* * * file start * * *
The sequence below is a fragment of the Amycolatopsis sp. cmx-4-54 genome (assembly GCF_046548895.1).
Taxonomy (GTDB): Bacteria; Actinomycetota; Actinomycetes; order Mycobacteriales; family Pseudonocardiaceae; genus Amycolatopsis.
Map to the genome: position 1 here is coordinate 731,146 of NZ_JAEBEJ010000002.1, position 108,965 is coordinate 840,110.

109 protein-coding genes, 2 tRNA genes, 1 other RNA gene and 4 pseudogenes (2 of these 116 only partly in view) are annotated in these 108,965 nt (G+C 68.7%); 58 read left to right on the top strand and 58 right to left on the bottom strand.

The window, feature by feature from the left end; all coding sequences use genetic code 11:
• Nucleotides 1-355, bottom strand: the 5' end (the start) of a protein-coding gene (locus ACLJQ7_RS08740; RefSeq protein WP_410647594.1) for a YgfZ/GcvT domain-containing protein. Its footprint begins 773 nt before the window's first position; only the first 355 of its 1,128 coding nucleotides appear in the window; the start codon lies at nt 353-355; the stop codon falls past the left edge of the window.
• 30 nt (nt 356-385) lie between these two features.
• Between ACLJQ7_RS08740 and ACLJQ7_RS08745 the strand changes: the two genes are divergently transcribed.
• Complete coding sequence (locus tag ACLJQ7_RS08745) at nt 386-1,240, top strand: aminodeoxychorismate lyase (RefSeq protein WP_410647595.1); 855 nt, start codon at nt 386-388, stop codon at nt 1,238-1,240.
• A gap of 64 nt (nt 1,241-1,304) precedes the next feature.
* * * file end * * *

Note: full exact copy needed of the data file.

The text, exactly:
The sequence below is a fragment of the Amycolatopsis sp. cmx-4-54 genome (assembly GCF_046548895.1).
Taxonomy (GTDB): Bacteria; Actinomycetota; Actinomycetes; order Mycobacteriales; family Pseudonocardiaceae; genus Amycolatopsis.
Map to the genome: position 1 here is coordinate 731,146 of NZ_JAEBEJ010000002.1, position 108,965 is coordinate 840,110.

109 protein-coding genes, 2 tRNA genes, 1 other RNA gene and 4 pseudogenes (2 of these 116 only partly in view) are annotated in these 108,965 nt (G+C 68.7%); 58 read left to right on the top strand and 58 right to left on the bottom strand.

The window, feature by feature from the left end; all coding sequences use genetic code 11:
• Nucleotides 1-355, bottom strand: the 5' end (the start) of a protein-coding gene (locus ACLJQ7_RS08740; RefSeq protein WP_410647594.1) for a YgfZ/GcvT domain-containing protein. Its footprint begins 773 nt before the window's first position; only the first 355 of its 1,128 coding nucleotides appear in the window; the start codon lies at nt 353-355; the stop codon falls past the left edge of the window.
• 30 nt (nt 356-385) lie between these two features.
• Between ACLJQ7_RS08740 and ACLJQ7_RS08745 the strand changes: the two genes are divergently transcribed.
• Complete coding sequence (locus tag ACLJQ7_RS08745) at nt 386-1,240, top strand: aminodeoxychorismate lyase (RefSeq protein WP_410647595.1); 855 nt, start codon at nt 386-388, stop codon at nt 1,238-1,240.
• A gap of 64 nt (nt 1,241-1,304) precedes the next feature.